Jim Kulp was assistant city editor of The Alton Evening Telegraph when I joined the newspaper’s staff in 1969.
A devout Catholic, Jim once considered becoming a priest but found himself instead a newspaperman — a profession far removed from the priesthood. Yet his devotion to church and religion was not daunted by life in a newsroom of hard-drinkers and professional cynics. He also served as the paper’s religion editor.
Jim was a gentle man in a newsroom of boisterous type A personalities. He was slow to rile but his temper, when raised, could be sharp-edged and to the point.
He once told me: “If could ever bring your ego under control, you could be a great newspaperman.” It would take too many years before I understood the accuracy of that observation.
The paper’s management tapped me to step in when longtime city editor Elmer Broz died. Jim handled the decision without bitterness but offered help and much-needed guidance and I struggled to get up to speed the difficult task of filling Broz’s shoes. We worked together as the paper went through many changes, including a name change from “The Alton Evening Telegraph” to just “Alton Telegraph.” Today, the paper is called “The Telegraph.”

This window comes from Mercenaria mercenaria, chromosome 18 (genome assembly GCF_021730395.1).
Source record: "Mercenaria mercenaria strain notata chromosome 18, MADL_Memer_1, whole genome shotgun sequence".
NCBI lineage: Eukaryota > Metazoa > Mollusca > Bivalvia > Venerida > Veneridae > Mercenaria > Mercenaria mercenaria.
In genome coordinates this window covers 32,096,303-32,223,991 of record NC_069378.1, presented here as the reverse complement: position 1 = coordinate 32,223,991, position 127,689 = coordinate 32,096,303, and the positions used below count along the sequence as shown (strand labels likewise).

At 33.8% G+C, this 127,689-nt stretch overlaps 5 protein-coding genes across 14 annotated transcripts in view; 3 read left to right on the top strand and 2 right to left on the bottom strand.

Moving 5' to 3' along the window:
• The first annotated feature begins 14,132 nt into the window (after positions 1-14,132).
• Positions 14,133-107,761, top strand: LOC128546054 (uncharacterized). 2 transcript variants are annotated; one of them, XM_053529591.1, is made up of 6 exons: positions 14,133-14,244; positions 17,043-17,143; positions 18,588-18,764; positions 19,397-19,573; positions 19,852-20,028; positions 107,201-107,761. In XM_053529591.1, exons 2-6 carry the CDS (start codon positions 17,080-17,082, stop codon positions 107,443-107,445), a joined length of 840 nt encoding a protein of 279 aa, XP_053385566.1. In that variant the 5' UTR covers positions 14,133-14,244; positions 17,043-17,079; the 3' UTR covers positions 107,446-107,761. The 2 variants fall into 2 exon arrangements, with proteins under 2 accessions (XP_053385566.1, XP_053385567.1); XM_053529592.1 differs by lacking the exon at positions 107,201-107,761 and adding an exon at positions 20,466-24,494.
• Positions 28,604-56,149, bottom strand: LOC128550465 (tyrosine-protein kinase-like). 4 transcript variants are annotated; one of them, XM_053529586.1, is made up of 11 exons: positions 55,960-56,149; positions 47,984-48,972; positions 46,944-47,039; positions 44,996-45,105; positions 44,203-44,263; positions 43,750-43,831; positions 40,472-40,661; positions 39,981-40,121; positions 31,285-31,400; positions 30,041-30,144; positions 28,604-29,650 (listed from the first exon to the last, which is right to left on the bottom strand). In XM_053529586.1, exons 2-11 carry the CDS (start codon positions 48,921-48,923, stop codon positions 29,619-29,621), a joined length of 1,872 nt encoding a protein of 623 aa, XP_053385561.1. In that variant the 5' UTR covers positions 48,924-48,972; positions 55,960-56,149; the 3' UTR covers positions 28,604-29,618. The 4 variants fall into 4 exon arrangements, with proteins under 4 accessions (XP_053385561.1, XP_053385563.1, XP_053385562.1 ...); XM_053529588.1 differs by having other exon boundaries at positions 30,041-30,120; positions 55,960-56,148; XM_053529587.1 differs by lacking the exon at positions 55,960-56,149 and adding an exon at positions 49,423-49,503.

I heard from Jim from time to time after leaving The Telegraph. When he ran across my writings on the Internet in the late 1990s, he sent an email and we corresponded that way for years.
He worked at the paper for half a century and wrote a column until 2010, Jim Kulp died in Godfrey, Illinois on April 8 at 89. He was a newspaperman from beginning to end. I will miss him.